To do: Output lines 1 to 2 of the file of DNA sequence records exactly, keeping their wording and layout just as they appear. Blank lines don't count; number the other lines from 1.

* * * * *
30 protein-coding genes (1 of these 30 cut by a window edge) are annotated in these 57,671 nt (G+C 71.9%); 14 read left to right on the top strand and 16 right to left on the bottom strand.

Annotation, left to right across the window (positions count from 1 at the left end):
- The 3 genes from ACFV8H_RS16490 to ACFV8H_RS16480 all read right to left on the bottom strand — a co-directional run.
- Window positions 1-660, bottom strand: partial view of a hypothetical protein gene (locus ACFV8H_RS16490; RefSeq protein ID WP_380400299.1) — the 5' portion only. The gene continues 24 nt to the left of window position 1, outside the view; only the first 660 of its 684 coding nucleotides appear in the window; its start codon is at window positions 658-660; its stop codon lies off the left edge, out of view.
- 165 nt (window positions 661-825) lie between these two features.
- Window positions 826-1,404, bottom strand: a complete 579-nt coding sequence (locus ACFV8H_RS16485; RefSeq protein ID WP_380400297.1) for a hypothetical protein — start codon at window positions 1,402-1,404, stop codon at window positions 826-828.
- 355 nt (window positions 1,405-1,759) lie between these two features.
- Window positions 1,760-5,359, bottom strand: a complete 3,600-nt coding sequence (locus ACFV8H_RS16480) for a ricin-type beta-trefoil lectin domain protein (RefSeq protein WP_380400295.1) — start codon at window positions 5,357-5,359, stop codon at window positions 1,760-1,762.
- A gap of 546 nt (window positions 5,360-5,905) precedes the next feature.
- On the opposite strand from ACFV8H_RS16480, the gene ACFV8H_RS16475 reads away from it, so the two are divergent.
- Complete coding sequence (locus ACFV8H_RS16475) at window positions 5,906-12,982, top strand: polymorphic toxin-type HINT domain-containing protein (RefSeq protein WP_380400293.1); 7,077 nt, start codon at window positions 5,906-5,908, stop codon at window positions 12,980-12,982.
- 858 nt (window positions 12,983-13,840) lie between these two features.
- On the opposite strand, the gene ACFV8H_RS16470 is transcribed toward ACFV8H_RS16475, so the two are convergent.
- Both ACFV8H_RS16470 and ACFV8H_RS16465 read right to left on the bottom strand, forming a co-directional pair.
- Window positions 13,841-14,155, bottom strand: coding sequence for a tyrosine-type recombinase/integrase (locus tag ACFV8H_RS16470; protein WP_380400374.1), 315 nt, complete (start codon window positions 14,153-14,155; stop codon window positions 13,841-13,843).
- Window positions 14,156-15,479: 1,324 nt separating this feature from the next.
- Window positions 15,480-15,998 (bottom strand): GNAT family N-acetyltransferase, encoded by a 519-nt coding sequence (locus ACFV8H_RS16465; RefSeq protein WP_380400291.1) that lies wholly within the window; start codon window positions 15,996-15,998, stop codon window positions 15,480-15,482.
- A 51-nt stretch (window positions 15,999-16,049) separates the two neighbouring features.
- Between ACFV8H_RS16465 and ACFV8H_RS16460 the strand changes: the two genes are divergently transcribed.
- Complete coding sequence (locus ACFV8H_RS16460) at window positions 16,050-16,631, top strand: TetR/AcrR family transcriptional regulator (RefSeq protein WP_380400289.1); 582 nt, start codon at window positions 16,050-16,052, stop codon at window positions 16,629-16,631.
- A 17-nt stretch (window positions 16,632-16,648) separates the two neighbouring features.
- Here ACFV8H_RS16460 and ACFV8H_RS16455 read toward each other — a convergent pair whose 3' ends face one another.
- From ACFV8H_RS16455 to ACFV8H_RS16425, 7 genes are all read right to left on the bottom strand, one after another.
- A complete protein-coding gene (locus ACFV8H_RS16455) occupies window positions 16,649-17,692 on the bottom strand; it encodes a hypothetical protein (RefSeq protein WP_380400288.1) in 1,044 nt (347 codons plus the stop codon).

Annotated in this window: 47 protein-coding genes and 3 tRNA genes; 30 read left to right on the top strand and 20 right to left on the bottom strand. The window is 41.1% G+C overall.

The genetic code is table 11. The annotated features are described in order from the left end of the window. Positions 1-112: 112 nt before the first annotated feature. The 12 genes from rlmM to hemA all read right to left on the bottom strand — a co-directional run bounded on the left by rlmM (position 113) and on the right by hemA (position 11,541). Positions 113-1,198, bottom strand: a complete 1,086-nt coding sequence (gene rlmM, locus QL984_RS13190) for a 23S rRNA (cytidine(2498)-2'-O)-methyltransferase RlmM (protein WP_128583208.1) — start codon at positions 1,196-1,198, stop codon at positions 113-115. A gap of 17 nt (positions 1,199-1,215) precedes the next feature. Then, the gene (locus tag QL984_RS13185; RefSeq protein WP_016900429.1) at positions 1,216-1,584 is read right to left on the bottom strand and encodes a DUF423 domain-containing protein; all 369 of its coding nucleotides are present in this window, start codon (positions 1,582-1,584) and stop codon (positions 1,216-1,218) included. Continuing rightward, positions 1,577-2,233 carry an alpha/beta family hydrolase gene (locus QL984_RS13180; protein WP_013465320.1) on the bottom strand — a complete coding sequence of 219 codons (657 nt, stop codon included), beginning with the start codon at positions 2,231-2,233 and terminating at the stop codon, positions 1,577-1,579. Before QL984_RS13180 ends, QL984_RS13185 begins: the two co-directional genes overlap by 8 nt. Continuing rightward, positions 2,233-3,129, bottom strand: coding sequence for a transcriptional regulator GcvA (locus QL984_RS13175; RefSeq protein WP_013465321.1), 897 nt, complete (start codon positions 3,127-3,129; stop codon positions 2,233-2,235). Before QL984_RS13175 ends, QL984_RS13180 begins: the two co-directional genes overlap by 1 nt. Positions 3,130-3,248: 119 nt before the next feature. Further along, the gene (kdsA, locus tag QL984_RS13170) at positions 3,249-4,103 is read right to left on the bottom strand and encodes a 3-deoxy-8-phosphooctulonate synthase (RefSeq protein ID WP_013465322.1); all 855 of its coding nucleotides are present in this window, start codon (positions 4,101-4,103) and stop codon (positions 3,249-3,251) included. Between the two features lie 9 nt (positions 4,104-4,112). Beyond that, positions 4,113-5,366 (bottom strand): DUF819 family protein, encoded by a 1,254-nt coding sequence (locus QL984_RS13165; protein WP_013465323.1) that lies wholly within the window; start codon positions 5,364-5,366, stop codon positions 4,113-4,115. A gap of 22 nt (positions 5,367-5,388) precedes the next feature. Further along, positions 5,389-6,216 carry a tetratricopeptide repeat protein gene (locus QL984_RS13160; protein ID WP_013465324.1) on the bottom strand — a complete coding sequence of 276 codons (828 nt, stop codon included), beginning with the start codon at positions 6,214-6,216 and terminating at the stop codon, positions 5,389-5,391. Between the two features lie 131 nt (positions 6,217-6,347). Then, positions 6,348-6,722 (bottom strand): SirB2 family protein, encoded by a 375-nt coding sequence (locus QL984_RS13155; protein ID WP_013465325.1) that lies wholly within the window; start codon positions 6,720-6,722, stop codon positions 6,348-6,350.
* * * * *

30 protein-coding genes (1 of these 30 cut by a window edge) are annotated in these 57,671 nt (G+C 71.9%); 14 read left to right on the top strand and 16 right to left on the bottom strand.

Annotation, left to right across the window (positions count from 1 at the left end):